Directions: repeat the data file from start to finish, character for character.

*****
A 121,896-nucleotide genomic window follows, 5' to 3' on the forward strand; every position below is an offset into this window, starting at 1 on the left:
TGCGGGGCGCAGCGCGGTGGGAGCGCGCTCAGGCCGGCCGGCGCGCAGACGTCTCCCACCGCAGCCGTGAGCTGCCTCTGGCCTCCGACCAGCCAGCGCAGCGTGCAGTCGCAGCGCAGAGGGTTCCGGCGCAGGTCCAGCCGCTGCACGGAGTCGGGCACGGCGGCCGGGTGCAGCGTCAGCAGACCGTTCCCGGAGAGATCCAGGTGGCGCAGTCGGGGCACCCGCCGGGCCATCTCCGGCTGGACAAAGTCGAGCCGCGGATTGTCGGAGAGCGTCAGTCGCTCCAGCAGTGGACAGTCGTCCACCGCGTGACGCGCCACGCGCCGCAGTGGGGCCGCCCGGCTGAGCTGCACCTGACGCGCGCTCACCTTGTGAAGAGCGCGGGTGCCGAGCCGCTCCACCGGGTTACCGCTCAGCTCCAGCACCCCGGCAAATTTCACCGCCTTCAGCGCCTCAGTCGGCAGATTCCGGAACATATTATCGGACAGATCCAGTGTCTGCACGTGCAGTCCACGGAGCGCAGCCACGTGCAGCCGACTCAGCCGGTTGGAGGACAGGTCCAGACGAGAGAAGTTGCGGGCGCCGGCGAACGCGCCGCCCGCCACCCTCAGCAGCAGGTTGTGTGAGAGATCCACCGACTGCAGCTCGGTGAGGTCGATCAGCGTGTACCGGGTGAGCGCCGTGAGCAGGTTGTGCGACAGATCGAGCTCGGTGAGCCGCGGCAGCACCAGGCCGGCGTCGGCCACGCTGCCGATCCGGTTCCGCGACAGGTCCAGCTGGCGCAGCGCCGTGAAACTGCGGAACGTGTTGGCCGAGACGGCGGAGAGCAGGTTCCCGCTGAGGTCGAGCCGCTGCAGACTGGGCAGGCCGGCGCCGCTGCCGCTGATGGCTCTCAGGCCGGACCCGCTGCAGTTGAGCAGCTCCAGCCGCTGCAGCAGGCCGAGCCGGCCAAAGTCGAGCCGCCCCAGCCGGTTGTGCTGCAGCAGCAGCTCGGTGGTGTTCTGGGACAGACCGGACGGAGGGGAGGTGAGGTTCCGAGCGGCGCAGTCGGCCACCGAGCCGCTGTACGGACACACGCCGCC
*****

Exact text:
A 121,896-nucleotide genomic window follows, 5' to 3' on the forward strand; every position below is an offset into this window, starting at 1 on the left:
TGCGGGGCGCAGCGCGGTGGGAGCGCGCTCAGGCCGGCCGGCGCGCAGACGTCTCCCACCGCAGCCGTGAGCTGCCTCTGGCCTCCGACCAGCCAGCGCAGCGTGCAGTCGCAGCGCAGAGGGTTCCGGCGCAGGTCCAGCCGCTGCACGGAGTCGGGCACGGCGGCCGGGTGCAGCGTCAGCAGACCGTTCCCGGAGAGATCCAGGTGGCGCAGTCGGGGCACCCGCCGGGCCATCTCCGGCTGGACAAAGTCGAGCCGCGGATTGTCGGAGAGCGTCAGTCGCTCCAGCAGTGGACAGTCGTCCACCGCGTGACGCGCCACGCGCCGCAGTGGGGCCGCCCGGCTGAGCTGCACCTGACGCGCGCTCACCTTGTGAAGAGCGCGGGTGCCGAGCCGCTCCACCGGGTTACCGCTCAGCTCCAGCACCCCGGCAAATTTCACCGCCTTCAGCGCCTCAGTCGGCAGATTCCGGAACATATTATCGGACAGATCCAGTGTCTGCACGTGCAGTCCACGGAGCGCAGCCACGTGCAGCCGACTCAGCCGGTTGGAGGACAGGTCCAGACGAGAGAAGTTGCGGGCGCCGGCGAACGCGCCGCCCGCCACCCTCAGCAGCAGGTTGTGTGAGAGATCCACCGACTGCAGCTCGGTGAGGTCGATCAGCGTGTACCGGGTGAGCGCCGTGAGCAGGTTGTGCGACAGATCGAGCTCGGTGAGCCGCGGCAGCACCAGGCCGGCGTCGGCCACGCTGCCGATCCGGTTCCGCGACAGGTCCAGCTGGCGCAGCGCCGTGAAACTGCGGAACGTGTTGGCCGAGACGGCGGAGAGCAGGTTCCCGCTGAGGTCGAGCCGCTGCAGACTGGGCAGGCCGGCGCCGCTGCCGCTGATGGCTCTCAGGCCGGACCCGCTGCAGTTGAGCAGCTCCAGCCGCTGCAGCAGGCCGAGCCGGCCAAAGTCGAGCCGCCCCAGCCGGTTGTGCTGCAGCAGCAGCTCGGTGGTGTTCTGGGACAGACCGGACGGAGGGGAGGTGAGGTTCCGAGCGGCGCAGTCGGCCACCGAGCCGCTGTACGGACACACGCCGCC